Master of jargon talks way into FA

Criticised by MPs for ‘impenetrable’ reports, the former civil servant Ian Watmore takes over at Soho Square
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The Independent Football

A senior civil servant in charge of a Government department that was criticised last month for producing reports full of “impenetrable” language “peppered with jargon” was yesterday announced as the next chief executive of the Football Association.

Ian Watmore, 50, a lifelong Arsenal fan whose current job is Permanent Secretary for the Department for Innovation, Universities and Skills, will succeed Brian Barwick as chief executive when he takes up his new post in June.

Watmore was chosen by the FA after proving himself to be “the outstanding candidate” of three|interviewed by the FA. The shortlist included Arsenal’s former managing director, Keith Edelman, plus someone from the business world.

Watmore’s job will be to oversee the day-to-day running of the FA, providing the infrastructure that Fabio Capello requires to get the best from England, nurturing the game’s grassroots and working to create harmony among all football’s “stakeholders” from the professional and amateur sides of the game.

The National Football Centre in Burton will be high on his agenda – whether to go ahead with plans to make it a hub of coaching excellence or scrap it. England’s bid for the 2018 World Cup will be less of an issue for Watmore. A separate bid company has been formed to take care of that.

Watmore arrives at an otherwise “calm” time for the FA, as one insider described it yesterday. If use of |jargon is his worst error in office, nobody at Soho Square will complain. When MPs on a Commons select committee made their negative comments last month about DIUS’s reports, Watmore conceded the language was “inaccessible” and promised to fix the problem.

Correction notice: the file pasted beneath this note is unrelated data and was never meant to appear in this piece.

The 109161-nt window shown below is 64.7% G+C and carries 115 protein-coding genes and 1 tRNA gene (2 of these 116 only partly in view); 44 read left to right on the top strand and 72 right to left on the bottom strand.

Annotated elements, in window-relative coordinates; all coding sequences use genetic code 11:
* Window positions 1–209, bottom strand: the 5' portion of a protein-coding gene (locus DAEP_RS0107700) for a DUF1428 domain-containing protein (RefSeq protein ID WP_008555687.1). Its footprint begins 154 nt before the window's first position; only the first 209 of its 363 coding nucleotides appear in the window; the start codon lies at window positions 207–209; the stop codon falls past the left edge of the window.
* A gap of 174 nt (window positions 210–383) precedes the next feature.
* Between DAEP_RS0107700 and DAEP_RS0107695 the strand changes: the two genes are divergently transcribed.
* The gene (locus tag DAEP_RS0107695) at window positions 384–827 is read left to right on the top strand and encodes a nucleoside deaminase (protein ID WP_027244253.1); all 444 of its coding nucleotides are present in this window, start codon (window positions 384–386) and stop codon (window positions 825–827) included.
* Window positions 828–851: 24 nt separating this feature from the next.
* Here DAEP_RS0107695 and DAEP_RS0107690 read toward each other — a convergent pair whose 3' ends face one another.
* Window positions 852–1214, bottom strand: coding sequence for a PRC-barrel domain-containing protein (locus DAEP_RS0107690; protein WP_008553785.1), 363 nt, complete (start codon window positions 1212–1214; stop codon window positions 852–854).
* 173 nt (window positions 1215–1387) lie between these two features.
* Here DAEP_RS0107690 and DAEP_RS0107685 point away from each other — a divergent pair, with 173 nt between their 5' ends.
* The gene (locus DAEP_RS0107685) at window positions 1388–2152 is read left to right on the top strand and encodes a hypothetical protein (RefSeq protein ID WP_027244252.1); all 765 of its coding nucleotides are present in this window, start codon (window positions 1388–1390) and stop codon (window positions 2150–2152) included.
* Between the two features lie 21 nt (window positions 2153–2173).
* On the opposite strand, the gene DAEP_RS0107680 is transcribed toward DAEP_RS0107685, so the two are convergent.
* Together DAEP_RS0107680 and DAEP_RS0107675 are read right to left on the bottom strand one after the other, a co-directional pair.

Watmore’s appointment will inevitably elicit criticism that the FA and its offshoot groups, under chairman Lord Triesman, is becoming an “old pals club” of Triesman’s political contacts. Triesman and Watmore know each other from working together at the DIUS. Triesman has also been joined by a handful of politicians on the 2018 bid campaign board.

Yet Watmore is described by those who know him as a “decent, ordinary bloke who likes his football and cares about the game. If he’s perceived as a bit grey he can hardly be described as having a career in politics.” Indeed Watmore, who is married with four teenaged sons, has spent 24 years of a 30-year career working in the private sector, mainly in IT. He lives in the north-west and, as well as supporting Arsenal, watches Altrincham in the Blue Square Premier “when he is not watching his sons playing in the Cheshire and South Manchester leagues.”

“I am delighted to be joining the Football Association as chief executive,” Watmore said. “It is a great challenge and one I am really looking forward to. With Lord Triesman and the [FA] Board, Fabio Capello and the FA’s staff, I want to ensure we are achieving success on and off the pitch across all levels of the game.”

Triesman said: “We had a very strong shortlist of candidates, but in Ian we have the right person to lead the organisation as chief executive officer.

“The FA is committed to maximising participation across all levels of football in this country, helping the England teams and our clubs achieve success on the pitch, while also being trusted to govern the game.”

From IT to FA: Watmore’s CV

1958 Born 5 July, Bromley

1977 Studies Mathematics and Management Studies at Cambridge.

1980 Joins Andersen Consulting.

2000 Named managing director of Accenture UK.

2004 Joins civil service as Government Chief Information Officer.

2005 Receives Outstanding Contribution to IT award for work on Transformational Government strategy. Appointed head of Prime Minister’s Delivery Unit.

2007 Appointed Permanent Secretary for Department for Innovation, Universities and Skills.